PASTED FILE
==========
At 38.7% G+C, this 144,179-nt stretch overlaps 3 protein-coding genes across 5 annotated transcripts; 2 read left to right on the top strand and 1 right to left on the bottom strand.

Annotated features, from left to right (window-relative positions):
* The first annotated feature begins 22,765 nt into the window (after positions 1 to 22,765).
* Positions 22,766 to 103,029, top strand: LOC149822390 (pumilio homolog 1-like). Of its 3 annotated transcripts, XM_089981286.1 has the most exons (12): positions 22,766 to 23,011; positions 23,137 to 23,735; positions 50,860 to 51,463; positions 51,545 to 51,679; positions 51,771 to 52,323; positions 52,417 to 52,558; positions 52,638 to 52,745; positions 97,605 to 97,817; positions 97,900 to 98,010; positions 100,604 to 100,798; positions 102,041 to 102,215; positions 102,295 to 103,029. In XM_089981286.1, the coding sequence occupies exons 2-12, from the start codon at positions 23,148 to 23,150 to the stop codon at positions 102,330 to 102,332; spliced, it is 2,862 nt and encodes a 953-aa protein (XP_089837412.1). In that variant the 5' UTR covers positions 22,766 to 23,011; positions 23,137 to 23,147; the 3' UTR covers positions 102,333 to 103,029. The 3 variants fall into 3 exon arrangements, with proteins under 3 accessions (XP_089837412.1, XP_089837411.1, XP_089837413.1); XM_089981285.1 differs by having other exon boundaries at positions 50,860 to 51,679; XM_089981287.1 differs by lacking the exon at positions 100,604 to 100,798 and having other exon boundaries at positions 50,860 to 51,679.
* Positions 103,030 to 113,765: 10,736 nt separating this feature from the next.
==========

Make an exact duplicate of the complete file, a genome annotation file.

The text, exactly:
At 38.7% G+C, this 144,179-nt stretch overlaps 3 protein-coding genes across 5 annotated transcripts; 2 read left to right on the top strand and 1 right to left on the bottom strand.

Annotated features, from left to right (window-relative positions):
* The first annotated feature begins 22,765 nt into the window (after positions 1 to 22,765).
* Positions 22,766 to 103,029, top strand: LOC149822390 (pumilio homolog 1-like). Of its 3 annotated transcripts, XM_089981286.1 has the most exons (12): positions 22,766 to 23,011; positions 23,137 to 23,735; positions 50,860 to 51,463; positions 51,545 to 51,679; positions 51,771 to 52,323; positions 52,417 to 52,558; positions 52,638 to 52,745; positions 97,605 to 97,817; positions 97,900 to 98,010; positions 100,604 to 100,798; positions 102,041 to 102,215; positions 102,295 to 103,029. In XM_089981286.1, the coding sequence occupies exons 2-12, from the start codon at positions 23,148 to 23,150 to the stop codon at positions 102,330 to 102,332; spliced, it is 2,862 nt and encodes a 953-aa protein (XP_089837412.1). In that variant the 5' UTR covers positions 22,766 to 23,011; positions 23,137 to 23,147; the 3' UTR covers positions 102,333 to 103,029. The 3 variants fall into 3 exon arrangements, with proteins under 3 accessions (XP_089837412.1, XP_089837411.1, XP_089837413.1); XM_089981285.1 differs by having other exon boundaries at positions 50,860 to 51,679; XM_089981287.1 differs by lacking the exon at positions 100,604 to 100,798 and having other exon boundaries at positions 50,860 to 51,679.
* Positions 103,030 to 113,765: 10,736 nt separating this feature from the next.